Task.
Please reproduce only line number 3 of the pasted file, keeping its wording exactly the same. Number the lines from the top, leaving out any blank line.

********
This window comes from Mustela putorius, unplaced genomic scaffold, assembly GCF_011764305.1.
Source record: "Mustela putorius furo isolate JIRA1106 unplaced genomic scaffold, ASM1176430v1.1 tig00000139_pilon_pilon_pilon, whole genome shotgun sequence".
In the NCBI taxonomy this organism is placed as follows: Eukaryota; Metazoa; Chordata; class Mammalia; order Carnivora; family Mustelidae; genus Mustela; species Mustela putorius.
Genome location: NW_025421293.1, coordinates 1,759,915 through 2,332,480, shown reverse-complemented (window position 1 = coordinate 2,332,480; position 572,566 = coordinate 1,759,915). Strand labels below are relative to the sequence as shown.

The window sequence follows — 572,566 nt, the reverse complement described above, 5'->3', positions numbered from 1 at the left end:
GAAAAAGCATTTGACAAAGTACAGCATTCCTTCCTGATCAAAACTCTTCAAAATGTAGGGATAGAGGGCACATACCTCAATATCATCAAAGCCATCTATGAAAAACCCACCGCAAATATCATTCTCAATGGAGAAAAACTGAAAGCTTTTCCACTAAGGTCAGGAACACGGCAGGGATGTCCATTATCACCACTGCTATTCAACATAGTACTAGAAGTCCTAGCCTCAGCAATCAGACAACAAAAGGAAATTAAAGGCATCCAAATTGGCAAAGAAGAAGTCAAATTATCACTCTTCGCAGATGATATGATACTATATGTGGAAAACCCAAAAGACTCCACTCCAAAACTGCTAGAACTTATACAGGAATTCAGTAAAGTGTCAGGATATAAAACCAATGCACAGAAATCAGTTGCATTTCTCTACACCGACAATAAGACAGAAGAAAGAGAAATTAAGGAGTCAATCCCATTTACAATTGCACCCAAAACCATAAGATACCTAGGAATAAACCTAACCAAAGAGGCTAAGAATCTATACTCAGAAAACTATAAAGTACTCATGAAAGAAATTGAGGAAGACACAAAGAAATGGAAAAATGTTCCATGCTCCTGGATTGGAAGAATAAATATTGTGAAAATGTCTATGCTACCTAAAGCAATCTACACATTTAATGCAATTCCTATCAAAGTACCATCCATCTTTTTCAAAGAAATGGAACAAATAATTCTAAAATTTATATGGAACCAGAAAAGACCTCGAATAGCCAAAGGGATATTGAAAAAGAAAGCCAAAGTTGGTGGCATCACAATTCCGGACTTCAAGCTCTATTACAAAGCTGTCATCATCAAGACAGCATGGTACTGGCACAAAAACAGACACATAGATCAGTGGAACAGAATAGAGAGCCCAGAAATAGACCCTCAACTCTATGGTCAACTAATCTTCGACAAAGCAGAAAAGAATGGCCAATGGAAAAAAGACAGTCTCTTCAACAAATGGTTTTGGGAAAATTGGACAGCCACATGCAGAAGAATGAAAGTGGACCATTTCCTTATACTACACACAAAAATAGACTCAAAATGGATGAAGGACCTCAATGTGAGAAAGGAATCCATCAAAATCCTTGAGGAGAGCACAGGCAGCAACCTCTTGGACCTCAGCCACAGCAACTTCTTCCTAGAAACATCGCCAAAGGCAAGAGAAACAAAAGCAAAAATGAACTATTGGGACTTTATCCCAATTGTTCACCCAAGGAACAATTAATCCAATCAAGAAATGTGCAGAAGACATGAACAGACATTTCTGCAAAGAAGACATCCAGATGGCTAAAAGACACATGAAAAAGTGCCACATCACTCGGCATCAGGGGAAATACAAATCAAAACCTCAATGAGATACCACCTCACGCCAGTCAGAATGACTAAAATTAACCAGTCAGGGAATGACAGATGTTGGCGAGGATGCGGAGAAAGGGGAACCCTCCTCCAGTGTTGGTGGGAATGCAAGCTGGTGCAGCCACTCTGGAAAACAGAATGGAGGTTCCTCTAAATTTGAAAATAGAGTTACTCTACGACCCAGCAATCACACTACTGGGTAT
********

In the NCBI taxonomy this organism is placed as follows: Eukaryota; Metazoa; Chordata; class Mammalia; order Carnivora; family Mustelidae; genus Mustela; species Mustela putorius.